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Galls Made by Wasps



Authors as Published

Authored by Eric Day, Lab Manager, and Theresa A. Dellinger, Diagnostician, Insect Identification Lab, Department of Entomology, Virginia Tech


Galls are abnormal growths of plant tissue induced by insects and other organisms. Gall-making parasites release growth-regulating chemicals as they feed, causing adjacent plant tissues to distort and form a gall. The parasite feeds and develops within the relative security of the gall. Several different groups of insects and one family of mites have developed the ability to induce plant galls. In addition, there are a few galls produced by nematodes, bacteria, fungi, and viruses. Many of the gall-making insects are not well studied, and they and the galls they produce often do not have accepted common names.

Many gall wasps (Hymenoptera: Cynipidae) primarily attack oak trees and can be found on the roots, flowers, and acorns, but especially the leaves and twigs (Fig. 1). Roses and brambles (blackberries and raspberries) also are attacked by gall wasps. These insects have complicated life cycles and the galls they produce occur in an endless variety of shapes, sizes, and colors. In some species, alternate generations produce distinctly different galls. The wasps that emerge from the galls do not sting humans.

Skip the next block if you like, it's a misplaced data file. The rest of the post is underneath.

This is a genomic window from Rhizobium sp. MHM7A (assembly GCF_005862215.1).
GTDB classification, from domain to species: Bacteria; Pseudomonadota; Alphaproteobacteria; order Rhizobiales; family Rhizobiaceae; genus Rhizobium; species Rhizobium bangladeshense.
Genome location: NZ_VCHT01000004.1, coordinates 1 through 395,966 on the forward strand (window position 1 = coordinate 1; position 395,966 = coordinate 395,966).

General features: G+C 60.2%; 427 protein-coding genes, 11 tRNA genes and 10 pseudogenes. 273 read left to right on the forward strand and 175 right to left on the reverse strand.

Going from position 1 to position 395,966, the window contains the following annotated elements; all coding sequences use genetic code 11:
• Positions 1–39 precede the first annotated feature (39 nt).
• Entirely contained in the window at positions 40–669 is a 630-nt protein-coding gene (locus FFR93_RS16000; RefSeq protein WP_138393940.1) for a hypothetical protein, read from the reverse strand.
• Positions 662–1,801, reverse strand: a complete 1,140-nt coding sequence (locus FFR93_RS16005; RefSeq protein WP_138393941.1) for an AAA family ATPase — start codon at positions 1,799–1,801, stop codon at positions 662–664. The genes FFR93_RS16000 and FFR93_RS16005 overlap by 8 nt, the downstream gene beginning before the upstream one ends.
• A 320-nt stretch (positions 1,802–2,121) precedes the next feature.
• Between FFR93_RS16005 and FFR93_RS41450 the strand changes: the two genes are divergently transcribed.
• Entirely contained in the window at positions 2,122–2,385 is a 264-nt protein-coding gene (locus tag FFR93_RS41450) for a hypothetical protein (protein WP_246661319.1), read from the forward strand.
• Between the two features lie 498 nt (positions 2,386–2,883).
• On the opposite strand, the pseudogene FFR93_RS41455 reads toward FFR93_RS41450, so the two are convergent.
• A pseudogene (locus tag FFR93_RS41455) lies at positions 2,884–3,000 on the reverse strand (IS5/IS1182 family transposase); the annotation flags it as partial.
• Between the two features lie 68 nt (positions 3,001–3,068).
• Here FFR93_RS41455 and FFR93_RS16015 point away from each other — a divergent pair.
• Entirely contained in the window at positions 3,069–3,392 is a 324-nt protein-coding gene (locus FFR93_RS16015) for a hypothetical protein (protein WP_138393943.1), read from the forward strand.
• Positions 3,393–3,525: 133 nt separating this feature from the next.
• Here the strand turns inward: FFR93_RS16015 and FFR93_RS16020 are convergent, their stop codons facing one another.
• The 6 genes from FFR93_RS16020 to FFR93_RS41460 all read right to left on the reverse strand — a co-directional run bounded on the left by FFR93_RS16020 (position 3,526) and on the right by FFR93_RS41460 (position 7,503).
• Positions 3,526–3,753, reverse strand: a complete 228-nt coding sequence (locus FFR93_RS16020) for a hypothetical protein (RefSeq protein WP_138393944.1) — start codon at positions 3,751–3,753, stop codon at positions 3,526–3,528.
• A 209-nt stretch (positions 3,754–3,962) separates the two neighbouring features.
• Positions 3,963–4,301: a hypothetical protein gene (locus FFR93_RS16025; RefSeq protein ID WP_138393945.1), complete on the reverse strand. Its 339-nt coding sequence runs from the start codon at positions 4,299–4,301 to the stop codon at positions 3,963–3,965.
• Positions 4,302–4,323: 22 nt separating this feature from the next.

Several marble-sized swellings have formed on the upper surface of an oak leaf.
Figure 1. Galls made by a gall wasp on an oak leaf (Ronald Billings, Texas A&M Forest Service,

Damage and Control

Controlling wasp galls is difficult and even systemic insecticides rarely give satisfactory control. Pruning out heavily galled portions of a plant and destroying them is sometimes feasible and may help reduce populations of the gall insects. The good news is that most galls are harmless to the plant. Overall, it is best to accept galls as curiosities of nature — enjoy watching their development if you are interested, but simply ignore them if you are not.

Some Examples of Gall Wasps

Oak-apple galls are golf ball-sized growths with thin shells and spongy cores (Fig. 2). A single larva develops inside each gall.

A large, thin-shelled swelling of plant tissue has formed on the midvein of a fresh oak leaf.
Figure 2. Large oak-apple gall (William M. Ciesla, Forest Health Management International,

Horned oak galls are hard, woody swellings on oak twigs. Small, spikey horns protrude through the surface of the gall, and a single gall wasp develops in each horn (Fig. 3). Gouty oak galls are similar to horned oak galls, but lack the protruding horns (Fig. 4). These two galls, produced by wasps in the genus Callirhytis, are the only wasp galls known to cause economic damage and possible death of the tree if left unchecked. Pruning the galls off the tree in May, when the wasps are developing inside, is the only known effective control.

A hard gall with multiple spiky horns has formed on a small oak branch.
Figure 3. Horned oak gall (Jason Sharman, Vitalitree,
A hard, knotty gall with numerous exit holes on an oak twig.